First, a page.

When creating any kind of application, it’s important to build it for the users you expect to be supporting. Because of this, it may be necessary to display different strings, images, and other content based on the language or region of your users.
While creating the translations of an app can be a lengthy process, enabling content localization in an Android app is as simple as adding new files and folders to your resources.
Localizing Strings by Language
By default, strings in Android apps are kept in the
strings.xml file. This doesn’t change much when enabling localization, except that you will have one strings file for each language you need to support.
To begin, you’ll want to make sure your project hierarchy in Android Studio is set to Project Files ordering, which will split up the different language folders you add.
The default strings file is located under
res/values/strings.xml. When you add new languages, the file path will change, adding in the corresponding locale. The default strings file will be located at
res/values/strings.xml, while any additional
strings.xml files will be located at
res/values-XX/strings.xml (with the actual locale in place of “XX”). The locale will follow ISO-639-1 standards.
If your current app language is English, your strings file could look like this:
// res/values/strings.xml <string name=“hello”>Hello!</string> <string name=“good_morning”>Good morning</string> <string name=“good_night”>Good night</string>
To add a strings file for another language, you can use the same keys that you did in your default language file. If you translate an app into Spanish, the strings file would look like this:
// res/values-es/strings.xml <string name=“hello”>¡Hola!</string> <string name=“good_morning”>Buenos días</string> <string name=“good_night”>Buenas noches</string>
If your app is looking for a key in the strings file and can’t find the correct one in a certain language file, it will fall back to the default strings.xml. Because of this, it’s important to make sure you account for all keys for translated strings.
Localizing Strings by Region
So what happens if you need to localize different strings for different regions? Say your default app language is English, but you support users in both the United States and Great Britain. Not only are there slight spelling differences (localization vs. localisation among others), but if you were to localize support phone numbers or contact information, you couldn’t guarantee that they’d be the same in both regions.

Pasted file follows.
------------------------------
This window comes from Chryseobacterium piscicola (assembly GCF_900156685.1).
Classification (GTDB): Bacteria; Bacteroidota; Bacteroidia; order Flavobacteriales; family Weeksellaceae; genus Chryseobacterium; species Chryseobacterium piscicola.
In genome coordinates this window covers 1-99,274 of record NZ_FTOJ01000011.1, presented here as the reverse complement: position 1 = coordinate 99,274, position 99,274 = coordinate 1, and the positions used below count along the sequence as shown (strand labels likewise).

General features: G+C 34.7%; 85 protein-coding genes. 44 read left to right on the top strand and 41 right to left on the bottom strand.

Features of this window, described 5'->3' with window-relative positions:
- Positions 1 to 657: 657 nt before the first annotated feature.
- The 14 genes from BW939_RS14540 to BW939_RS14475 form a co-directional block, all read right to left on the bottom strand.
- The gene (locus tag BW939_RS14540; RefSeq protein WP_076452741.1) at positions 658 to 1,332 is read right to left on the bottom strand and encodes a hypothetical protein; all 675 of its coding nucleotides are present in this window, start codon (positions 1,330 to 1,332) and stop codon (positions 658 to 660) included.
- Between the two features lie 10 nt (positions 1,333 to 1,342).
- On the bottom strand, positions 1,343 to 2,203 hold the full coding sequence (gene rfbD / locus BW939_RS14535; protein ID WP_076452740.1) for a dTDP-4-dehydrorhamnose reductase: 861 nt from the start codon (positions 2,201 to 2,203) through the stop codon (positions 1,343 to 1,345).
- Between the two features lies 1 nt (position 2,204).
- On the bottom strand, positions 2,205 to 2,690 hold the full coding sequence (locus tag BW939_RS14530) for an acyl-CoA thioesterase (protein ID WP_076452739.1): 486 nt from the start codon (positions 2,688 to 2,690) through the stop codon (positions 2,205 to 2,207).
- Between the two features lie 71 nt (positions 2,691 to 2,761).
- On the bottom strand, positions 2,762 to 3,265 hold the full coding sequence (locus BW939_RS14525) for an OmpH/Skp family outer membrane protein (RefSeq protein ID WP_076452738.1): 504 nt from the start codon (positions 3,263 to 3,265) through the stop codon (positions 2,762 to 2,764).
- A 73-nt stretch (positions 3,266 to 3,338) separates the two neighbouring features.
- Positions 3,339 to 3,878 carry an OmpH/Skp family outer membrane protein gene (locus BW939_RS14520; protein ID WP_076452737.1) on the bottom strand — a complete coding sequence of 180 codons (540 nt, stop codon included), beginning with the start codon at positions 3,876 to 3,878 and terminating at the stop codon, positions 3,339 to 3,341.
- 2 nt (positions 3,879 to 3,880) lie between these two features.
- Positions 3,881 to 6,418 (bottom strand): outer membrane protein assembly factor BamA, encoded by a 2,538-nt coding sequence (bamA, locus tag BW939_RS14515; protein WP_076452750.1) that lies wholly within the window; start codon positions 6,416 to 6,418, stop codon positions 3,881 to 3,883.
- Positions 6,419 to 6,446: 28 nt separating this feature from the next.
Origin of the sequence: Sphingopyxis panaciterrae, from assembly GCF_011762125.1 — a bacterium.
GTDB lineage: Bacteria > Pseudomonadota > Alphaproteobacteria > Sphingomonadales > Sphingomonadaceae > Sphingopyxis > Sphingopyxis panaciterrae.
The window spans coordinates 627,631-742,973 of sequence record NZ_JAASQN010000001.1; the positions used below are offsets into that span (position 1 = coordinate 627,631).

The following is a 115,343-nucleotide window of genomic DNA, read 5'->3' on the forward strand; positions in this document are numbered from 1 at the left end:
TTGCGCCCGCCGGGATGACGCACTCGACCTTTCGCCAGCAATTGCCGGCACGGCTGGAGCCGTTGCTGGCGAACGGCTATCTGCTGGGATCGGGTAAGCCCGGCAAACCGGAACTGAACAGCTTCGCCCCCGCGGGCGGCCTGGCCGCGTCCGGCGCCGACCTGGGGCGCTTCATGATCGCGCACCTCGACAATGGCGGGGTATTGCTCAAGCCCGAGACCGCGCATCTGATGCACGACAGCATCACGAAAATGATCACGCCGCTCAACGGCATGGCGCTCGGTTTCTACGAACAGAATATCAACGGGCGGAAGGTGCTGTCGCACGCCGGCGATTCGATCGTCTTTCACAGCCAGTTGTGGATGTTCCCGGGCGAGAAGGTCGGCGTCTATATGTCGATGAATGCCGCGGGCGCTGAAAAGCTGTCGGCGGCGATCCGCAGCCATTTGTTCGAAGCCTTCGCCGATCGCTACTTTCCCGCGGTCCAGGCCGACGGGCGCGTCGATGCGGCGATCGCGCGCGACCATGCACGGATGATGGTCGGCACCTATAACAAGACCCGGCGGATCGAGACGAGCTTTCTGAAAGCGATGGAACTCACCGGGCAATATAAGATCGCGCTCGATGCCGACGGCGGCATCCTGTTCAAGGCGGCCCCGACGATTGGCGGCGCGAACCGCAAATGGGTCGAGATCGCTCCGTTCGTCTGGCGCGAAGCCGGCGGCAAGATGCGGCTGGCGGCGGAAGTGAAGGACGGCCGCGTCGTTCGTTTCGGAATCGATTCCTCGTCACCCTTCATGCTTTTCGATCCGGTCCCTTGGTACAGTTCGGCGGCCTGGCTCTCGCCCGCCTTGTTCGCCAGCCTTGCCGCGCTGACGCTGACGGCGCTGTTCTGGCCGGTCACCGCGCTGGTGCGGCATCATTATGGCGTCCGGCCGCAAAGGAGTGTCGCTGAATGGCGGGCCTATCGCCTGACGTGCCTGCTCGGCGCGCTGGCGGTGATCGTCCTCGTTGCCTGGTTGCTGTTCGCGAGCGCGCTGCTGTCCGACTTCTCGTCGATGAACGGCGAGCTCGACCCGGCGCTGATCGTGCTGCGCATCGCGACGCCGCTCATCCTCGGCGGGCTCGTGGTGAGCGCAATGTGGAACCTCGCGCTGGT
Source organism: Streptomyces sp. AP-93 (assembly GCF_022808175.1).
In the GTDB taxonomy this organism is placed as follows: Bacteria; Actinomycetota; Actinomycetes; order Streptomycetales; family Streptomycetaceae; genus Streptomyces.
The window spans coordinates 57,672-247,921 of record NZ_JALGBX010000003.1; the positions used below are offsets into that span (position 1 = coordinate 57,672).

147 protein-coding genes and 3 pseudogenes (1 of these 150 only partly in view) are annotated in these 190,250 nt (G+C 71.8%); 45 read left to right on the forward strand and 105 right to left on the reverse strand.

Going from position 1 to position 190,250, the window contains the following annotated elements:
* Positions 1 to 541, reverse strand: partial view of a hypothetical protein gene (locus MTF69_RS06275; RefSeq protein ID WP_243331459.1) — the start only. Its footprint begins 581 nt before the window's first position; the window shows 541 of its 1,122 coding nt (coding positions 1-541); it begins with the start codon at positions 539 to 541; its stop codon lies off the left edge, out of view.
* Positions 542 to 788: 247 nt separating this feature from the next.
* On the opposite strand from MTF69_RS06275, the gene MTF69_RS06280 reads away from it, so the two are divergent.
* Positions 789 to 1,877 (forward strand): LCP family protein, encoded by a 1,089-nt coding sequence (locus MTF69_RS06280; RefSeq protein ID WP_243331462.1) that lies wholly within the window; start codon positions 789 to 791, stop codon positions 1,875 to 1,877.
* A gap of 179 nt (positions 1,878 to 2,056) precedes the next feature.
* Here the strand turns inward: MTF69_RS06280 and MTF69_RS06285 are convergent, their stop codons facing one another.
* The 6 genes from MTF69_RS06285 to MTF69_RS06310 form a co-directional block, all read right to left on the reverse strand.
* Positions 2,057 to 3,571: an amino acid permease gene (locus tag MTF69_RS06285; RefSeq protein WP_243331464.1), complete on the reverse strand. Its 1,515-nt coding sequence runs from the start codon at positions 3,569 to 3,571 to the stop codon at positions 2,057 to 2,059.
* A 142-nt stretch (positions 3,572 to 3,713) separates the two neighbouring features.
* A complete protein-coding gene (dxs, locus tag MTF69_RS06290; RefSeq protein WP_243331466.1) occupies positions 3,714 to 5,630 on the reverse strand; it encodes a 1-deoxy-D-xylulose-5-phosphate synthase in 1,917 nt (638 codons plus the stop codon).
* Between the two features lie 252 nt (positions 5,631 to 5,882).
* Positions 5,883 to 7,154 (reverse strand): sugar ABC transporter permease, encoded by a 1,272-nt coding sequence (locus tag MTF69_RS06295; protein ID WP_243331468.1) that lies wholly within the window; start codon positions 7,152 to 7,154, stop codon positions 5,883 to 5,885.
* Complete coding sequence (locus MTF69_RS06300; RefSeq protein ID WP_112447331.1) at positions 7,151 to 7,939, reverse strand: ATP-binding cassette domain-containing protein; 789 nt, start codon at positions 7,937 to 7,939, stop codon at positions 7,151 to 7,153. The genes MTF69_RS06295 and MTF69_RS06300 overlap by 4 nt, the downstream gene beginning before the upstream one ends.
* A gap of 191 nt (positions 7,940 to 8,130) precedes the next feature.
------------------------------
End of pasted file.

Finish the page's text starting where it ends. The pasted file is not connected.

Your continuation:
In a case like this, you’ll need to include a country code in the file path. The format for using a region for content is similar to using locale. The default path will still be
res/values/strings.xml ,and any other file will be
res/values-XX-rYY/strings.xml where XX is the locale and YY is the 2-digit country code.
For example, if your English strings file is intended for American users, your file path will look like this:
When you add in support for British users, you’ll have a strings file at the following path:
From here, we’ll use the same steps as we did for different languages, but with fewer string keys duplicated between each file.
Localizing Other Content
Much like strings, you may want to display images or other content based on a user’s locale. To do this, just follow the same pattern as you did for strings: adding files and folders tagged with languages and country codes.
Along with the default locale content folders (values, drawable, color, etc.), for every new language or region, you’ll want to add a corresponding folder if the content differs from the default. For example, if you support both English and Spanish, but all of your drawables are the same between the two languages, you’ll only have one drawable folder. However, if you have different images based on the language, you’ll have both a drawable folder and a drawable-es folder if your default language is English.
Tips for Success
- Any strings that don’t need to be localized should be kept in the main strings.xml file. This includes things like product names and placeholder text (i.e. “-“ or “…”).
- Avoid putting text on images. Although images can also be localized, it’s usually a better practice to separate localized strings and images.
- For more information and best practices for localization, refer to the Android developer docs and training guides.